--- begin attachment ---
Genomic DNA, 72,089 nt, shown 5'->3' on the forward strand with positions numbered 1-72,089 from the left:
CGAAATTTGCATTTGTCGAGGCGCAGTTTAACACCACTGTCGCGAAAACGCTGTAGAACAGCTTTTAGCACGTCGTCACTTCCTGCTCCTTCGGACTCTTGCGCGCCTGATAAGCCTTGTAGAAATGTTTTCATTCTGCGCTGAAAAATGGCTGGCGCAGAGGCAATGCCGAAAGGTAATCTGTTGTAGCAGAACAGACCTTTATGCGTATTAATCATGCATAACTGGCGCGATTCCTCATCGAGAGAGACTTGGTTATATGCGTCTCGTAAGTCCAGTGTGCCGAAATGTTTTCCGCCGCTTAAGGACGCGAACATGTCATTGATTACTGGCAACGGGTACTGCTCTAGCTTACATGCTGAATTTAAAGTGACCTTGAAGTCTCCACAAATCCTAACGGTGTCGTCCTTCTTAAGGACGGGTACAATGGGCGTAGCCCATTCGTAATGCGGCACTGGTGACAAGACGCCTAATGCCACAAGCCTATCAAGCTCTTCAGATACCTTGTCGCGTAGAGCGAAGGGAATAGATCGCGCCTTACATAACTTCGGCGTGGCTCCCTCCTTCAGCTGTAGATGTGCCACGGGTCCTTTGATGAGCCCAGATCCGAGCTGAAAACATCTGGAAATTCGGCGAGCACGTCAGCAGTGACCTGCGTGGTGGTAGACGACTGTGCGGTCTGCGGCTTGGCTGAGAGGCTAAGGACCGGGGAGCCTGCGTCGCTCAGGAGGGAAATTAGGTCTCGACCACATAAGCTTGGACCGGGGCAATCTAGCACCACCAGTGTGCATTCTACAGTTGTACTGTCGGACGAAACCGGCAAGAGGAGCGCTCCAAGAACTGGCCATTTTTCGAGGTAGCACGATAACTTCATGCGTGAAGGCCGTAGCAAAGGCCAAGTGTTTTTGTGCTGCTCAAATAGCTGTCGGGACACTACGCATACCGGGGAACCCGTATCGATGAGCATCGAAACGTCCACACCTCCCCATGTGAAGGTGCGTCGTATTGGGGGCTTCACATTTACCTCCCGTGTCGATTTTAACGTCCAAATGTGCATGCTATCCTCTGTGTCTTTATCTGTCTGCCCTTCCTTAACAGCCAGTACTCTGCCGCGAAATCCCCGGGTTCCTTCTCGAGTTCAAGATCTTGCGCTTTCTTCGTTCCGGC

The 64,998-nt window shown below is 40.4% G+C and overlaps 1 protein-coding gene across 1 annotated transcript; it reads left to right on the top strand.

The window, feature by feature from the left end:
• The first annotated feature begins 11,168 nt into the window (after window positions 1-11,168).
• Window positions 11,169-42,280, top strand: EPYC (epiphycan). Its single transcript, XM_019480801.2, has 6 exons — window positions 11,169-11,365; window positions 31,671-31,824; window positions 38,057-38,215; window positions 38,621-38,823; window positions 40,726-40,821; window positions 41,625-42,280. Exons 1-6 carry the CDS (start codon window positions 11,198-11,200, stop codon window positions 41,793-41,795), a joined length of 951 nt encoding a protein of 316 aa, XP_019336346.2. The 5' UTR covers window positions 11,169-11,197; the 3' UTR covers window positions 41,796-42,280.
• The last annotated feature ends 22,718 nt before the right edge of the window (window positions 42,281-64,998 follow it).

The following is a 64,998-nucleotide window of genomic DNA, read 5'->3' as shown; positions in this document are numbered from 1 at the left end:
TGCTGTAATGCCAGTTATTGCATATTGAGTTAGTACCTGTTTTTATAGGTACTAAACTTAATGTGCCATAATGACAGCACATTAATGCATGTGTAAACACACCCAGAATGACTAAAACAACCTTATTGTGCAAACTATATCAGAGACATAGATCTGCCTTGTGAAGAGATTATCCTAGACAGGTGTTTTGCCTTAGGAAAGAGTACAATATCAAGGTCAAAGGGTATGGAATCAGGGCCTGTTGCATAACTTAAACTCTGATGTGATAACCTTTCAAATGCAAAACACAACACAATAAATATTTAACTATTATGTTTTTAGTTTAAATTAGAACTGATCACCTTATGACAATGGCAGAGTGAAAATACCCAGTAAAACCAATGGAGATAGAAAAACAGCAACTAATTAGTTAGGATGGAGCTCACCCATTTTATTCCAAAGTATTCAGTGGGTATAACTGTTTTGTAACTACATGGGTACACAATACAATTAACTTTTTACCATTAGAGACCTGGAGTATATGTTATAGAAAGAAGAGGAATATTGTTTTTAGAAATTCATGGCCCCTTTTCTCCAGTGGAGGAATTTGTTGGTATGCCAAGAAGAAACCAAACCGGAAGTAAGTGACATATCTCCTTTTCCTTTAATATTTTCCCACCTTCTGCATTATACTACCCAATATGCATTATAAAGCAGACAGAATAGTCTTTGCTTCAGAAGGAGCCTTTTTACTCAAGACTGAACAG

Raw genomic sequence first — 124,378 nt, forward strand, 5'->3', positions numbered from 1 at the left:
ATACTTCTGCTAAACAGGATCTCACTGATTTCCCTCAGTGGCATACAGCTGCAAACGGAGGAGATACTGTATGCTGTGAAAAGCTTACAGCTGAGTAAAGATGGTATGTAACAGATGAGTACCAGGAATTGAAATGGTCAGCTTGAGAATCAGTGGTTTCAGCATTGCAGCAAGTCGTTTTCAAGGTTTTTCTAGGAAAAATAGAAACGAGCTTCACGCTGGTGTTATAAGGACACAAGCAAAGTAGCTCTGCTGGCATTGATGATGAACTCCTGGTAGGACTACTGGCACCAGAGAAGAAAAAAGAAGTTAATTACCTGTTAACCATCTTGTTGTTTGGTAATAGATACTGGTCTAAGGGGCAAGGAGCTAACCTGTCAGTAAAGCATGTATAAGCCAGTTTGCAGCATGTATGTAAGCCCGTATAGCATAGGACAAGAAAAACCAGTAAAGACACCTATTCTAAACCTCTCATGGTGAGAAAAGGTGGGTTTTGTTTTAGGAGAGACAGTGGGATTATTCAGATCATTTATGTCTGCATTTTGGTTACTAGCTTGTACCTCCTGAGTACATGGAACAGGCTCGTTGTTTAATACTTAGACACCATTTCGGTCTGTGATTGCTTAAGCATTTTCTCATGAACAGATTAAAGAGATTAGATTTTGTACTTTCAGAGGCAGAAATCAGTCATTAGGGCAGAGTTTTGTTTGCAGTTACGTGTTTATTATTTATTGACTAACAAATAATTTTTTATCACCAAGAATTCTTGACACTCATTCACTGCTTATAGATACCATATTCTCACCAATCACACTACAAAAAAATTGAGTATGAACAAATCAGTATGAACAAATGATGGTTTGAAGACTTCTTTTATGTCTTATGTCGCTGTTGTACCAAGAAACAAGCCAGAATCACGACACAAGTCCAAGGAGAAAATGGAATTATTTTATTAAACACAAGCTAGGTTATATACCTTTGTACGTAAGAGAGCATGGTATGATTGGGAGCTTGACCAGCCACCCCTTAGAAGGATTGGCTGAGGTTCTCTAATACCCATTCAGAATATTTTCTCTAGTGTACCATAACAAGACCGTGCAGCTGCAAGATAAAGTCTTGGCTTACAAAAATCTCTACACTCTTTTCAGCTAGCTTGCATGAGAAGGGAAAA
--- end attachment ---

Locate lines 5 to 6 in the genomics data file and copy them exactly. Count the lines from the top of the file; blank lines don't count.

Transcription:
• The first annotated feature begins 11,168 nt into the window (after window positions 1-11,168).
• Window positions 11,169-42,280, top strand: EPYC (epiphycan). Its single transcript, XM_019480801.2, has 6 exons — window positions 11,169-11,365; window positions 31,671-31,824; window positions 38,057-38,215; window positions 38,621-38,823; window positions 40,726-40,821; window positions 41,625-42,280. Exons 1-6 carry the CDS (start codon window positions 11,198-11,200, stop codon window positions 41,793-41,795), a joined length of 951 nt encoding a protein of 316 aa, XP_019336346.2. The 5' UTR covers window positions 11,169-11,197; the 3' UTR covers window positions 41,796-42,280.